ELI Encourages EPA to Leverage Model Ordinances and Policies to Reduce Food Waste

Friday, February 16, 2024
Linda Breggin

Senior Attorney; Director of the Center for State and Local Governance

ELI recently submitted a public comment in response to the U.S. Environmental Protection Agency’s (EPA's) request for input on the Draft National Strategy for Reducing Food Loss and Waste and Recycling Organics (Strategy). The Strategy was developed by EPA, in partnership with the U.S. Department of Agriculture (USDA) and the U.S. Food and Drug Administration (FDA), to help the country meet two of its national goals: the National Food Loss and Waste Reduction Goal to cut food loss and waste by 50% by 2030; and the National Recycling Goal to achieve a 50% recycling rate by 2030. The four principal objectives of the Strategy are to: (1) prevent food loss where possible; (2) prevent food waste where possible; (3) increase the recycling rate for all organic waste; and (4) support policies that incentivize and encourage food loss and waste prevention and organics recycling.

The issue of food waste in the United States sits at the intersection of environmental, economic, and social challenges. Up to 40 percent of all food in this country goes uneaten each year, at enormous financial, environmental, and social cost. Annually, the food that gets wasted equates to roughly 2 percent of the entire national GDP and is responsible for 6 percent of all U.S. greenhouse gas (GHG) emissions. What’s more, when that food is wasted, all of the resources used to grow, harvest, transport, store, and prepare it are wasted as well—including 22 percent of all freshwater use and 16 percent of all cropland use in the United States.

Most of this wasted food ends up in landfills or incinerators, where it makes up almost a quarter of the waste stream on average. In landfills, food waste accounts for 58 percent of fugitive (leaked) methane emissions, as it often decays before gas collection systems can be installed. Both landfills and incinerators—which also can release other toxic substances into the air, soil and water—are disproportionately sited in marginalized communities.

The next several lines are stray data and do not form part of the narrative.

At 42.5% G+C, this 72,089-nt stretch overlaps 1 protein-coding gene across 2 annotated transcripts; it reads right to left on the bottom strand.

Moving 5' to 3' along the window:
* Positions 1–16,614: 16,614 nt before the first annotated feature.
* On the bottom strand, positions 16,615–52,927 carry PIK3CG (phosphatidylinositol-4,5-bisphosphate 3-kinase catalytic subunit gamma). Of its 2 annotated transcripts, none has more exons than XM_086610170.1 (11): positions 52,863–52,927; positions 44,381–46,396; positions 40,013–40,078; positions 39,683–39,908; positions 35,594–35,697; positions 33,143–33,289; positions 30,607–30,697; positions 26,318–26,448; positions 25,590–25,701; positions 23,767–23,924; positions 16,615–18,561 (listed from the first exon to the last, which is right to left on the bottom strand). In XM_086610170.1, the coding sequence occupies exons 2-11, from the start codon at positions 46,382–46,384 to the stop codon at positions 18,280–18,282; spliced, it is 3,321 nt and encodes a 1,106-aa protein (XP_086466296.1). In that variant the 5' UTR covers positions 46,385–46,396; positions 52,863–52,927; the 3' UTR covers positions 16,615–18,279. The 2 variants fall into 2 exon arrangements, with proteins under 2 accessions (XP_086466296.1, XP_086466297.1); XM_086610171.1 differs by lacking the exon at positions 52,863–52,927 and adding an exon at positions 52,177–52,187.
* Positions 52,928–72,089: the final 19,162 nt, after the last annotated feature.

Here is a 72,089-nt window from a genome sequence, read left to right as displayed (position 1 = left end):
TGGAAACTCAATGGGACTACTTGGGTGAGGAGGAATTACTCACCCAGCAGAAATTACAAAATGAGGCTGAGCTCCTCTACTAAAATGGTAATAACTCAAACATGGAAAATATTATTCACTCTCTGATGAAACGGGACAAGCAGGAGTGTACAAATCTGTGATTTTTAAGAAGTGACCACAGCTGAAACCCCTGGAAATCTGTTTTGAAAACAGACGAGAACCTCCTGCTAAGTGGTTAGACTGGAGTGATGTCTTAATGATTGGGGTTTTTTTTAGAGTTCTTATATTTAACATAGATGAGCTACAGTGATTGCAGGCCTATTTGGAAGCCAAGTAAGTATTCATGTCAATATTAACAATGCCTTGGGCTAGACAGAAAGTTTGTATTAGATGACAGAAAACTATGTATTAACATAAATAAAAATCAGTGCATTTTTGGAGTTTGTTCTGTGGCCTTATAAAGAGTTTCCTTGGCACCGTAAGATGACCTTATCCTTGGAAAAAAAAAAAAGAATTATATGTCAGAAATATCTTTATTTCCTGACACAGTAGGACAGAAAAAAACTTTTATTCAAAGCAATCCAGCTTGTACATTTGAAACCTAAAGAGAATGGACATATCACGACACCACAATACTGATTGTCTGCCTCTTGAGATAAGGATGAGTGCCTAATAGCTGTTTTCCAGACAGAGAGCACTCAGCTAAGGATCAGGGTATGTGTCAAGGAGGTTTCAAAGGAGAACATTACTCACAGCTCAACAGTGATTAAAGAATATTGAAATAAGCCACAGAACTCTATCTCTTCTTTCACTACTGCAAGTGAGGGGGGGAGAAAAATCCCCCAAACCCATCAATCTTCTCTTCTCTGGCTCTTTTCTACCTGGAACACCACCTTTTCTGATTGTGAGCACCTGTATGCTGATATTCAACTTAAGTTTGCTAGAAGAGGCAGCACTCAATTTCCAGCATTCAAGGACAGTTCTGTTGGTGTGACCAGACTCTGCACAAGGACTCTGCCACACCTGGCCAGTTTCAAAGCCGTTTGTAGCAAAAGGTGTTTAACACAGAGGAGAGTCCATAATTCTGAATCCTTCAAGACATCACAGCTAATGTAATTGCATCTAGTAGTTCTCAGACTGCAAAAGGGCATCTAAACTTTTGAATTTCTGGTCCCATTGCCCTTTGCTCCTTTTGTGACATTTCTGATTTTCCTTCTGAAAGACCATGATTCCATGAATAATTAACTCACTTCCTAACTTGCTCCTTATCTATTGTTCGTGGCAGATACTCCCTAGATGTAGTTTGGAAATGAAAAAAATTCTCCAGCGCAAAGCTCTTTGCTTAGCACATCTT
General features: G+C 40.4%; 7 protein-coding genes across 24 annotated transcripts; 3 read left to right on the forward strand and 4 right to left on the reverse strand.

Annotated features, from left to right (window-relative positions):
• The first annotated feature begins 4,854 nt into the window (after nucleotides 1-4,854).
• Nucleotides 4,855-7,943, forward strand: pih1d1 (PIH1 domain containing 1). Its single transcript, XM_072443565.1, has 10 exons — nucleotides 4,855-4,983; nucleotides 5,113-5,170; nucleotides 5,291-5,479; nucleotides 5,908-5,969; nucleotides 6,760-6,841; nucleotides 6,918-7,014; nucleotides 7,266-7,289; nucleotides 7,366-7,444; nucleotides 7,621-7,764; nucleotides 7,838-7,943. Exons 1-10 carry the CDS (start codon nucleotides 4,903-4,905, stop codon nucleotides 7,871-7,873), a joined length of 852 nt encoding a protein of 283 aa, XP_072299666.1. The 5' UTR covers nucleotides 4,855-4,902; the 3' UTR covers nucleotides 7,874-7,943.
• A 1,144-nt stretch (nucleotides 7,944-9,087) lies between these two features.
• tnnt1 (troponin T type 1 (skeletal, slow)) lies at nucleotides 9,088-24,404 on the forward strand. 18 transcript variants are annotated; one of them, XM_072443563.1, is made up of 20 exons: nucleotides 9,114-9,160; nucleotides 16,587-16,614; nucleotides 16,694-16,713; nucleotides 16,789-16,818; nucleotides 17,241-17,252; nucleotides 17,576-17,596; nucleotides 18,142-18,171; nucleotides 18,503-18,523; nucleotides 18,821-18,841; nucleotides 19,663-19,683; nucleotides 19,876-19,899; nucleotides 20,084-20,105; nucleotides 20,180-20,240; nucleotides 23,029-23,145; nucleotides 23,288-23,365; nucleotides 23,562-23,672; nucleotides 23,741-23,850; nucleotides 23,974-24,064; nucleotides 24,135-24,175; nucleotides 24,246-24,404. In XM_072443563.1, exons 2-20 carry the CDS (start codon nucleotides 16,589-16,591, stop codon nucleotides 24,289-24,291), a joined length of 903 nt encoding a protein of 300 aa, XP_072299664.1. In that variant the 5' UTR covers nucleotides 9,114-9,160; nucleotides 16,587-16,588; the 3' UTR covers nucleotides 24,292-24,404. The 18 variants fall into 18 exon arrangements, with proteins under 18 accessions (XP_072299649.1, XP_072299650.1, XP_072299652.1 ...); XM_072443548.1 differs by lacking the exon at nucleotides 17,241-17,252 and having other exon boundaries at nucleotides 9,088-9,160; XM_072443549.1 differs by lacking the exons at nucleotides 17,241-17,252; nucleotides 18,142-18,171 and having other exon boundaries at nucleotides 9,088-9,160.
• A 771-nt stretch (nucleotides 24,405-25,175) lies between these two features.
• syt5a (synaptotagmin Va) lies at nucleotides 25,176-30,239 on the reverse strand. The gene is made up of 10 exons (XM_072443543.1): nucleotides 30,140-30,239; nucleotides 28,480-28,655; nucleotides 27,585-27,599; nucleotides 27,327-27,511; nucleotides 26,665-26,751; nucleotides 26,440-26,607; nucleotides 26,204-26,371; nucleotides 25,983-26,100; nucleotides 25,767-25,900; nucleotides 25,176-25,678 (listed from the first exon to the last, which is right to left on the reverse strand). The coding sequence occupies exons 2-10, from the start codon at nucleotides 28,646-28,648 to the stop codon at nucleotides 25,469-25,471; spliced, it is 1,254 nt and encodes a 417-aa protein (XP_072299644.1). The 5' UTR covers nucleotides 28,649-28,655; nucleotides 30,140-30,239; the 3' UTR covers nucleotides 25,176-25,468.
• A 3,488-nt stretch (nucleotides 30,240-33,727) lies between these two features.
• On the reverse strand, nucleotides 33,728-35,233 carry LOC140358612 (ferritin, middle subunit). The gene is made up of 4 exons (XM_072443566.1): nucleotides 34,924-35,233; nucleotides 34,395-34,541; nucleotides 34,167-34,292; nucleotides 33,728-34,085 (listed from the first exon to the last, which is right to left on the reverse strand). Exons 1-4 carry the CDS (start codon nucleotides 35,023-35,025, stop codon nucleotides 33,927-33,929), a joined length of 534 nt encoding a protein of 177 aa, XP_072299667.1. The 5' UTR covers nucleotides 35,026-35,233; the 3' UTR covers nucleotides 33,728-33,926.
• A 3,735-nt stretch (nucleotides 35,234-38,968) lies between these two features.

In its comment, ELI applauds the Strategy overall and offers comments on the fourth objective, drawing on its experience working on food waste policies at the municipal level—particularly in Nashville, TN. ELI emphasized the value that model laws, ordinances, executive orders, and policies can provide to local governments by building their capacity to develop and implement food waste reduction actions. (In a separate public comment in response to the Strategy, ELI recommends that EPA identify the lack of data and tools measuring the life cycle GHG impacts for programs and policies to reduce food waste and provide technical assistance and resources.)

ELI fully supports EPA’s proposed strategic actions to support state and local governments aiming to build more circular economies. State and local governments are on the frontlines of efforts to reduce food waste, as they are tasked with managing municipal solid waste and addressing food insecurity in their communities. Reducing food waste also represents a key pathway for state and local governments to achieve their climate mitigation goals, as well as their climate adaptation and resilience goals. Limited time, staff, and other resources at the local government level, however, can make it challenging to take action by adopting new policies.

To build the capacity of local policymakers, ELI encourages the Agency to endorse and disseminate new and existing model laws, ordinances, executive orders, and policies, based on best practices and evidence-based research. By offering a model legal framework to enable food waste reduction actions, these models can save local governments valuable time and resources.

ELI and the Natural Resources Defense Council have developed several model food waste reduction policies. These models, based on extensive best practices research, provide legal language as well as background information and alternative approaches to help localities tailor the models to their specific circumstances:

Nashville, for instance, tailored the Model Executive Order to its circumstances by passing a resolution that establishes a community-wide goal of reducing food waste by 50% by 2030 (from 2017 levels) and charges municipal departments and governmental entities, such as public schools, to “review and implement where feasible standard best practices for food waste reduction.”

Other organizations, such as the Sabin Center for Climate Change Law and the U.S. Composting Council, have also developed models to encourage local food waste reduction actions.

For more information on ELI’s food waste work and model policies, visit our program page.